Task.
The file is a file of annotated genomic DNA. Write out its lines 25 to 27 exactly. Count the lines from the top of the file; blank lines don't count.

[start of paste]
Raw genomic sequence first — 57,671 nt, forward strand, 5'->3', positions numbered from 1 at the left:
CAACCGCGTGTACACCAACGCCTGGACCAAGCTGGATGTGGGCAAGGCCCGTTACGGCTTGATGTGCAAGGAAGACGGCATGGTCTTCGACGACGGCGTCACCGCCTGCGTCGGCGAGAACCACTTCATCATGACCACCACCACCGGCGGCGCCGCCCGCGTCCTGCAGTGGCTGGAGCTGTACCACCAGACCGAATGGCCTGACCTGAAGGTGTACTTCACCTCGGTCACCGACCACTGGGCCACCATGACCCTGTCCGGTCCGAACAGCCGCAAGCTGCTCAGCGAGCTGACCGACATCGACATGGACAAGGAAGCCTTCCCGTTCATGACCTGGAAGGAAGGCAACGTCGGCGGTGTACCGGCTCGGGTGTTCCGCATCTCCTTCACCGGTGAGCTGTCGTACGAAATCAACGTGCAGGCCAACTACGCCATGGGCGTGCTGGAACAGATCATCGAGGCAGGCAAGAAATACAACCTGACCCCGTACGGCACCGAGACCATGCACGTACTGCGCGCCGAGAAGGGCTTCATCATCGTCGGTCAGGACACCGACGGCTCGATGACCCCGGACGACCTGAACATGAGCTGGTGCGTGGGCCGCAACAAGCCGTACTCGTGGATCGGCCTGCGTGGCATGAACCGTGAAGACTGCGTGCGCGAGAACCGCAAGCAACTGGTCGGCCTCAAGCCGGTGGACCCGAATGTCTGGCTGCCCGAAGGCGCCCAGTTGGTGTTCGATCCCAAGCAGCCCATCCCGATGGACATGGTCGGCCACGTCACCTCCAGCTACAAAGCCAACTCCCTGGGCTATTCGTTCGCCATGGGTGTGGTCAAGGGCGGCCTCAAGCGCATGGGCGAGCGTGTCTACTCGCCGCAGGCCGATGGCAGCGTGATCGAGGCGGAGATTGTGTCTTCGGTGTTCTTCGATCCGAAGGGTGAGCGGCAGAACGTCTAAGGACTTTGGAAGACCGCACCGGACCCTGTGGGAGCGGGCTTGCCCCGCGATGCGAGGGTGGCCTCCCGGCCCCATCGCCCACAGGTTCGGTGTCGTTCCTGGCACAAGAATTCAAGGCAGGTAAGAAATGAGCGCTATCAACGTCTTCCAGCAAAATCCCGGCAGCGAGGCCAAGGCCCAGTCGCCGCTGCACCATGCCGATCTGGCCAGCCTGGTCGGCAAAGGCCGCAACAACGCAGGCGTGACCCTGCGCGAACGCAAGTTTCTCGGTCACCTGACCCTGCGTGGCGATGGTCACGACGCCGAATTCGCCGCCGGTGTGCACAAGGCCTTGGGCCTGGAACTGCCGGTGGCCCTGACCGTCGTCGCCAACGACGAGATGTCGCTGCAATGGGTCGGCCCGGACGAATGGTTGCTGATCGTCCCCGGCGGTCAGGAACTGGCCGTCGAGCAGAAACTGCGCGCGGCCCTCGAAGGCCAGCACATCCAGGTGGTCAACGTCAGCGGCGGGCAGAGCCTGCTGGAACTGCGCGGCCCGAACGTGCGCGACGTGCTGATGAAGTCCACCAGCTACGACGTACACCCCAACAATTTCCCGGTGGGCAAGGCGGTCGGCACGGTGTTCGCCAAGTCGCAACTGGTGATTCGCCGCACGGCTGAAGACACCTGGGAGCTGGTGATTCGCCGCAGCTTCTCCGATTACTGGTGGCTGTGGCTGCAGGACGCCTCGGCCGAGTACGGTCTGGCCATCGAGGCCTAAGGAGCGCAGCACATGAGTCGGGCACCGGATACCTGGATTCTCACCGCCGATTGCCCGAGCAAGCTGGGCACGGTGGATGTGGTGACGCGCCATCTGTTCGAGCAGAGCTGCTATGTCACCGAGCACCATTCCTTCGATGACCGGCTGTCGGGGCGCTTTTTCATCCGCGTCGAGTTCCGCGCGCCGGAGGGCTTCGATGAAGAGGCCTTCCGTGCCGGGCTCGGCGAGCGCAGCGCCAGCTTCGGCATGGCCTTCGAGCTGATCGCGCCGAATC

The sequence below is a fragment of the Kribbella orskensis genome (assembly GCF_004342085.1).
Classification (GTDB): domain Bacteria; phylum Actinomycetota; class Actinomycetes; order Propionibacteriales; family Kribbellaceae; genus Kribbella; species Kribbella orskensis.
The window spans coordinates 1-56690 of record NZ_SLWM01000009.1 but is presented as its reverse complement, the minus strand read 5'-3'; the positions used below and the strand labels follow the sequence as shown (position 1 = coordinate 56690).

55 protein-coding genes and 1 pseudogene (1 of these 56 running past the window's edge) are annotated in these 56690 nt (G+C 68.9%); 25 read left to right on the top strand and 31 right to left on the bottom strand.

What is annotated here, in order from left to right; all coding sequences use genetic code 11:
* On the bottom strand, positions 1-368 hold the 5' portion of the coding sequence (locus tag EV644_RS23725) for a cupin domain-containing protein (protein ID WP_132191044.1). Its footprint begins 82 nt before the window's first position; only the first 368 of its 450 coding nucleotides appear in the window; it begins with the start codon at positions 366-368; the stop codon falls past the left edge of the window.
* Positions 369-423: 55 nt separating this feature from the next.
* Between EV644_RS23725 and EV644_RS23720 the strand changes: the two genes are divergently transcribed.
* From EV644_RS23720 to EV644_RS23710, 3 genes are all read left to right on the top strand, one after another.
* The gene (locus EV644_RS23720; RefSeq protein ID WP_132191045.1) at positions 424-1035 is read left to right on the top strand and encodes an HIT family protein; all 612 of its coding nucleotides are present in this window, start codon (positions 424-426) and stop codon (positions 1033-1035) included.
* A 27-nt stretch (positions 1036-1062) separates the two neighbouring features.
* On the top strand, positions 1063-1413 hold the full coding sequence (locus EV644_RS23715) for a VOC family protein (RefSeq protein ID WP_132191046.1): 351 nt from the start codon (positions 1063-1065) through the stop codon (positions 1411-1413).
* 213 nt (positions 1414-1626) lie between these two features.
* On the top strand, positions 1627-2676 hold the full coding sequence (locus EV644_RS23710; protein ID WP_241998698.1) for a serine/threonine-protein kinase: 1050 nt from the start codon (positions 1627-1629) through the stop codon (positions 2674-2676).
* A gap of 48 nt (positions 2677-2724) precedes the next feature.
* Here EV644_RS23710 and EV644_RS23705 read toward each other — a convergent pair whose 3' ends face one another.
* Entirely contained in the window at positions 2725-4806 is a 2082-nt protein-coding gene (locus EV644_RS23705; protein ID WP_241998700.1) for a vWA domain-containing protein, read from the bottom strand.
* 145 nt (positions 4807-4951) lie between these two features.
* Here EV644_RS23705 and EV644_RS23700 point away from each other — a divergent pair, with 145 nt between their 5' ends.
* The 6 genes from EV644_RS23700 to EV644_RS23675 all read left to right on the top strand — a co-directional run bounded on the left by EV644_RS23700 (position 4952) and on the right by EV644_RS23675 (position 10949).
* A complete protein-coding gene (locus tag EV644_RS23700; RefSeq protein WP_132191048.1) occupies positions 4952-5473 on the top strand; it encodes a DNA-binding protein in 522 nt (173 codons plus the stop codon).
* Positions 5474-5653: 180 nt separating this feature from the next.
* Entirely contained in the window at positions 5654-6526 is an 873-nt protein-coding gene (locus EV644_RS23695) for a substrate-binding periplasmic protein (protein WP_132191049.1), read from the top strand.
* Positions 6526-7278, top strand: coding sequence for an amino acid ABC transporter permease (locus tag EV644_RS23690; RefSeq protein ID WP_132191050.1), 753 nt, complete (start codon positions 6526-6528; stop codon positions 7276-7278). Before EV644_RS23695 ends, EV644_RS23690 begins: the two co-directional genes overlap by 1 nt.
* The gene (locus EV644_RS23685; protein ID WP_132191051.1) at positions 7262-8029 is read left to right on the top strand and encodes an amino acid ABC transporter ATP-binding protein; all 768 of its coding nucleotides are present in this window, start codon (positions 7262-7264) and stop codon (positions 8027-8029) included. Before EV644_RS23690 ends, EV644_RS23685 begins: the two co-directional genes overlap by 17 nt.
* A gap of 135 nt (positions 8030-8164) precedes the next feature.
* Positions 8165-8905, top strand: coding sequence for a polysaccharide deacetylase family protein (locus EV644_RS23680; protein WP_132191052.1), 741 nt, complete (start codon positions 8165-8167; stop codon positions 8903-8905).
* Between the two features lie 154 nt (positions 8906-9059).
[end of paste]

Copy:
* Entirely contained in the window at positions 5654-6526 is an 873-nt protein-coding gene (locus EV644_RS23695) for a substrate-binding periplasmic protein (protein WP_132191049.1), read from the top strand.
* Positions 6526-7278, top strand: coding sequence for an amino acid ABC transporter permease (locus tag EV644_RS23690; RefSeq protein ID WP_132191050.1), 753 nt, complete (start codon positions 6526-6528; stop codon positions 7276-7278). Before EV644_RS23695 ends, EV644_RS23690 begins: the two co-directional genes overlap by 1 nt.
* The gene (locus EV644_RS23685; protein ID WP_132191051.1) at positions 7262-8029 is read left to right on the top strand and encodes an amino acid ABC transporter ATP-binding protein; all 768 of its coding nucleotides are present in this window, start codon (positions 7262-7264) and stop codon (positions 8027-8029) included. Before EV644_RS23690 ends, EV644_RS23685 begins: the two co-directional genes overlap by 17 nt.